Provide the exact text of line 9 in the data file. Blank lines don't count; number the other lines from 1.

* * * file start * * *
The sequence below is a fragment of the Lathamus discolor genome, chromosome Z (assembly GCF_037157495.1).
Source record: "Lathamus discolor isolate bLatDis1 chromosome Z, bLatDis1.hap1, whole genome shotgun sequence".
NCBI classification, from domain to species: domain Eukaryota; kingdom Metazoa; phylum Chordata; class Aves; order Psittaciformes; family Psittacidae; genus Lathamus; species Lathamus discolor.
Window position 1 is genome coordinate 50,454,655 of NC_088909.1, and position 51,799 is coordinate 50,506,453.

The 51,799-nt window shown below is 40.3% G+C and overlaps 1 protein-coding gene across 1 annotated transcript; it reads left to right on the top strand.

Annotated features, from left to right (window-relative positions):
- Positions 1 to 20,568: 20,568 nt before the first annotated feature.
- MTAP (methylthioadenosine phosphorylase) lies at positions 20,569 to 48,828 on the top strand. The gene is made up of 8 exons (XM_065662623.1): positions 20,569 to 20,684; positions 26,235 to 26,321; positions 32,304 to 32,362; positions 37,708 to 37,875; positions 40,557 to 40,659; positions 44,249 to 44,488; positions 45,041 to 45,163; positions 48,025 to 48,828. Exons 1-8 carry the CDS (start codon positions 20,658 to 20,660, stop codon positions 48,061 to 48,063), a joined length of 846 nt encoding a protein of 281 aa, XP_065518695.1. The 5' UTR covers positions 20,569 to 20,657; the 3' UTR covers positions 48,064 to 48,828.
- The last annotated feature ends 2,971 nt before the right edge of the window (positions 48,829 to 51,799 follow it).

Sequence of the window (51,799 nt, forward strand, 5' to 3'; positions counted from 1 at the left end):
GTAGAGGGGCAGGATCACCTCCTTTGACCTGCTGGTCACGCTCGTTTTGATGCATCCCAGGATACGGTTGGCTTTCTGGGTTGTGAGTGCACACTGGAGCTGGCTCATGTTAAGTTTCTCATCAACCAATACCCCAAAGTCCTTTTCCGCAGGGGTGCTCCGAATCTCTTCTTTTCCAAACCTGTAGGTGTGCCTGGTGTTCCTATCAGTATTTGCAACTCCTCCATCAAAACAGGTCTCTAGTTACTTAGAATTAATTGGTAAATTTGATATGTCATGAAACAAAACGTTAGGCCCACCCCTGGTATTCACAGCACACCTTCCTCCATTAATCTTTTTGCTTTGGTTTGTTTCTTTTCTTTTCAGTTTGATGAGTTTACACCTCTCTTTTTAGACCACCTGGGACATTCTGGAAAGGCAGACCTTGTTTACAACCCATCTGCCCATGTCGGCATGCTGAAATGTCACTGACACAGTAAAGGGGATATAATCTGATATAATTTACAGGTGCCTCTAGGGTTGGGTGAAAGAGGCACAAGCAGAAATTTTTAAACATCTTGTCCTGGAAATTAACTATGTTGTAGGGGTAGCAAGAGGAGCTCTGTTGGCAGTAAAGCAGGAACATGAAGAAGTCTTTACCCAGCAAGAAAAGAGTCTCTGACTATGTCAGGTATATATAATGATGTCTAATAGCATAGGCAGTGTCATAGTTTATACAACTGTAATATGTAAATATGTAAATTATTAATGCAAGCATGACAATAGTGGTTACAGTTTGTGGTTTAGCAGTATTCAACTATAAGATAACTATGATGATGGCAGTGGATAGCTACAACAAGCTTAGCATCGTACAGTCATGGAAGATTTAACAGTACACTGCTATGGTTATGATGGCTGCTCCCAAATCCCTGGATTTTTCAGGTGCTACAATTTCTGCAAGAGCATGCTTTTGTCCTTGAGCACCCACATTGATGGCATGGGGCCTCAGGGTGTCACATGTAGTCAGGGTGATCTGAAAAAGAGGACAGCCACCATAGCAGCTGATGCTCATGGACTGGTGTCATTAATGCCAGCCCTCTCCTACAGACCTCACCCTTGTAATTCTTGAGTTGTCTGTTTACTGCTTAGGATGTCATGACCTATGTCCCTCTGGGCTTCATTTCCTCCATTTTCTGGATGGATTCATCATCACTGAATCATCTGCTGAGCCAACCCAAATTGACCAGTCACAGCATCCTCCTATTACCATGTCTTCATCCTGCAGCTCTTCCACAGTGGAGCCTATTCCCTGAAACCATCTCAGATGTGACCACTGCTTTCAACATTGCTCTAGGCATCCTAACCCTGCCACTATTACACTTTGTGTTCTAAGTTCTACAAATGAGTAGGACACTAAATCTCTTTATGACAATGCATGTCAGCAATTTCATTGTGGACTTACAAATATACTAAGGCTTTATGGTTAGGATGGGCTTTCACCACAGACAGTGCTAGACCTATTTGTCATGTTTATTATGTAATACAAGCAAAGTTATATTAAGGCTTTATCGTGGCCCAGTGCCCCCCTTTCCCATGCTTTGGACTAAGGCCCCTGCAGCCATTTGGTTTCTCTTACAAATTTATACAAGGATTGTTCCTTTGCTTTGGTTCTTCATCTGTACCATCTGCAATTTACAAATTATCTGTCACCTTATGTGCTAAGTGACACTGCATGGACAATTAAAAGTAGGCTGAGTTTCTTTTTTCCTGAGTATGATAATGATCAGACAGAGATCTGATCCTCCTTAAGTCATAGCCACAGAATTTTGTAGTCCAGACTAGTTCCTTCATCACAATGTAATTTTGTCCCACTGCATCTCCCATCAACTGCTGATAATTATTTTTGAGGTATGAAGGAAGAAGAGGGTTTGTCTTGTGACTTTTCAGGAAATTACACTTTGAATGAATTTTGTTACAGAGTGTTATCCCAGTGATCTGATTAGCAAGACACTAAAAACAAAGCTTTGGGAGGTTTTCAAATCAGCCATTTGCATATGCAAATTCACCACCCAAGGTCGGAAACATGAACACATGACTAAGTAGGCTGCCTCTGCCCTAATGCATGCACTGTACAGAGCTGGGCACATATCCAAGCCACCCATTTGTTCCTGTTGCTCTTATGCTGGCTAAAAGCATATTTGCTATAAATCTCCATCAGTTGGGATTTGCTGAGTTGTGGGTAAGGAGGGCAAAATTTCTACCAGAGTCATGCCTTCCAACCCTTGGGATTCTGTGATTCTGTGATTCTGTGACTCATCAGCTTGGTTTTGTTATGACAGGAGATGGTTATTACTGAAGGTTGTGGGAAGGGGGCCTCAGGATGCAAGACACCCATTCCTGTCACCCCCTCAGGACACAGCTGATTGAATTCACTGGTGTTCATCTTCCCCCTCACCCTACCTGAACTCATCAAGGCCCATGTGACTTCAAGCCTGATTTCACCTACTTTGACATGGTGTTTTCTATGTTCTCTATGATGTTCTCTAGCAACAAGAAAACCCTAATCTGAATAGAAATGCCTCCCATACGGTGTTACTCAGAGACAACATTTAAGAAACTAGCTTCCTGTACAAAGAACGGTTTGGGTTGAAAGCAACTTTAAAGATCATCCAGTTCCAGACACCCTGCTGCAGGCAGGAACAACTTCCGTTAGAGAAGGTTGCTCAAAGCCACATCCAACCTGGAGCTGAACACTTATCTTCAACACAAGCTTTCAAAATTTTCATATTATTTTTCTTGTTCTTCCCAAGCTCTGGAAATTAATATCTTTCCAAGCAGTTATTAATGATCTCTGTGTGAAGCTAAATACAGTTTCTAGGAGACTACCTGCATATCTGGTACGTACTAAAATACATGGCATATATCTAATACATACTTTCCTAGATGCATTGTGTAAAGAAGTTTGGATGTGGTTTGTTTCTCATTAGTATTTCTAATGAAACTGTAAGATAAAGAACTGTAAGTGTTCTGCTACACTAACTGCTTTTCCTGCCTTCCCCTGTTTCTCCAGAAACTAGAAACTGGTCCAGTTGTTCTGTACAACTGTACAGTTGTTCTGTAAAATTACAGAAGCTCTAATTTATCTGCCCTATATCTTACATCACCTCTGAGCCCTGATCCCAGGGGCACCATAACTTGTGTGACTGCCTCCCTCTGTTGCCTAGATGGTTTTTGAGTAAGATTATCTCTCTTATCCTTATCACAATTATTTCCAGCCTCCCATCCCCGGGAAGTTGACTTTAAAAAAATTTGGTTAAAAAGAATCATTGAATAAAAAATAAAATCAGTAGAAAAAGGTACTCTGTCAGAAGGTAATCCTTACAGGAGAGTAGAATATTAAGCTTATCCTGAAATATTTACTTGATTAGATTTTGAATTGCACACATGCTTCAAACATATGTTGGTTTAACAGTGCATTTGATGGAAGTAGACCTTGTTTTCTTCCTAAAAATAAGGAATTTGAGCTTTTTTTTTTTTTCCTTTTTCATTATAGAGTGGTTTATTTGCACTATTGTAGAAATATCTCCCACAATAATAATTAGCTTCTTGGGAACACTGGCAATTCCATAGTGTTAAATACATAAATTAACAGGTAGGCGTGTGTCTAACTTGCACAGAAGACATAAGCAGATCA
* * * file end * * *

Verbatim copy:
- The last annotated feature ends 2,971 nt before the right edge of the window (positions 48,829 to 51,799 follow it).